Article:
Battlefield Hardline: How Real-World Police Controversies Affected Development
"A lot of these unfortunate events have actually helped provide feedback to us about things that we should or should not be doing."
We'll begin emailing you updates about %gameName%.
Kingdom Hearts III - 'Final Battle' Official Trailer Kingdom Hearts 3 Leaks, Final Trailer Launches - GS News Update Street Fighter V: Arcade Edition - Official Kage Reveal Trailer Revisiting Red Dead Online Live Spider-Man: Into The Spider-Verse - Easter Eggs, References & End Credits Scene Explained! We Play "Real Or Fake Transformer" With Bumblebee Star John Cena How To Make Sure Your PC Is VR-Ready Never Alone - Opening Minutes Gameplay 22 Minutes of Below Combat And Exploration Gameplay Red Dead Redemption 2 - Best Games of 2018 Tetris Effect - Best Games of 2018 Let's Play Resident Evil Revelations Finale - Resident Kinevil
As stories about the militarization of police forces in the United States continue to make international headlines, Visceral Games plans to release Battlefield Hardline, a game with similar subject matter, next month. During a recent interview with one of the game's producers, we asked if these events had any impact on how the studio went about building the game.
"Yes, it's had an effect, and I think a positive one, because it's brought up a lot of key issues that we need to discuss as a team to make sure that we're addressing," senior producer Scott Probst said.
"I think it's a very important topic and something we should be aware of. And we should make sure that we're not in any way exploiting that or making it a negative experience for players," he added. "A lot of these unfortunate events have actually helped provide feedback to us about things that we should or should not be doing. And that's helped craft a lot of our experience."
Asked if he could provide any specific instances of dialogue, or scenes altogether, that were altered or tossed out as a result, Probst said nothing came to mind. Visceral isn't trying to make a political statement with Hardline, he said, echoing writer Ian Milham's previous comments on the subject.
"We don't want to make it something that is a political statement" -- Probst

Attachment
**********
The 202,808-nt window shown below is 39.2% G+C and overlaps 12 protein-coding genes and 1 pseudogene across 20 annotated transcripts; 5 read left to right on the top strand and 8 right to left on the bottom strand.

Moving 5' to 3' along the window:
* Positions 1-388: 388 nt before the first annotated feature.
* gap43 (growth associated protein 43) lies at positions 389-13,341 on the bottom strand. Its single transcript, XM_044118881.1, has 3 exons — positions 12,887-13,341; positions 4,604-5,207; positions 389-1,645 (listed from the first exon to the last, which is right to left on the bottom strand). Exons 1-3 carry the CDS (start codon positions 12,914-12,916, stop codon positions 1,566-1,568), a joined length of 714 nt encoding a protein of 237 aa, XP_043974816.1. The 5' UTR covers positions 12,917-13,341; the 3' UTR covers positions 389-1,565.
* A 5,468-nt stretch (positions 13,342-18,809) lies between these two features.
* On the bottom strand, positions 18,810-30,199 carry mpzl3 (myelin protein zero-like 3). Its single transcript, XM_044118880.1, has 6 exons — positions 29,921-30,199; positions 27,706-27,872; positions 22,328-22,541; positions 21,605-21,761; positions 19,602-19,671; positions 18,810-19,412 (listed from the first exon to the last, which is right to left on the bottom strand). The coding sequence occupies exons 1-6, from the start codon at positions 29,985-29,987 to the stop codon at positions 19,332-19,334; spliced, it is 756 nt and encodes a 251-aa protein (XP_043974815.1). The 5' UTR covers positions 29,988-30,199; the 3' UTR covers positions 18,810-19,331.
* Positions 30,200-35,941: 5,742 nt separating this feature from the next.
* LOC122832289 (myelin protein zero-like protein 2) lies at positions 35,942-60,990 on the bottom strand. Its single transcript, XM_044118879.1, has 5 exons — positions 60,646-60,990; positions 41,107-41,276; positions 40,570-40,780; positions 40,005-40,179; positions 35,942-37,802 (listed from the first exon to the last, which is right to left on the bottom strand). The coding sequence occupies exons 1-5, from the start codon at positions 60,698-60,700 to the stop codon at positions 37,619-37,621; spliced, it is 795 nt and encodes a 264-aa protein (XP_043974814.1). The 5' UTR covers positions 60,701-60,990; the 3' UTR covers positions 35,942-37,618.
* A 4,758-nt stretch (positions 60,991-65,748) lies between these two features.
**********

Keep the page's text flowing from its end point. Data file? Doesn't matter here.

"But I think it's always just about being mindful about what are the right and wrong things to do morally and what would cops do in a moral situation," he said. "And this, I think, applies more to the single-player campaign than it does to multiplayer. I can't think of a specific thing [that was changed due to the controversy], but I can tell that those types of mechanics and that type of gameplay are always at the front of our conversations to make sure that we're not doing anything to exploit things or to go over that moral line."
"We want to make sure that while we're providing players with fun and innovative and cool ways to play the game, we don't want to make it something that is a political statement or is changing the way the game's built and making it something that goes over that line."
Milham said in a September 2014 interview that it was never Visceral's intention to make a "realistic police tactics simulator," but rather a TV-like crime drama. "It's not cops and protesters. It's cops and robbers," he said at the time, referencing real-world events that saw clashes between authorities and civilians.
When Hardline was first announced, this point might not have been as clearly communicated to gamers as it could have been, Milham admitted. "They're understandably passionate about some of the issues, so I thought for what people knew about what we were doing, the reaction to it, I could understand how people got there."
Got a news tip or want to contact us directly? Email email@example.com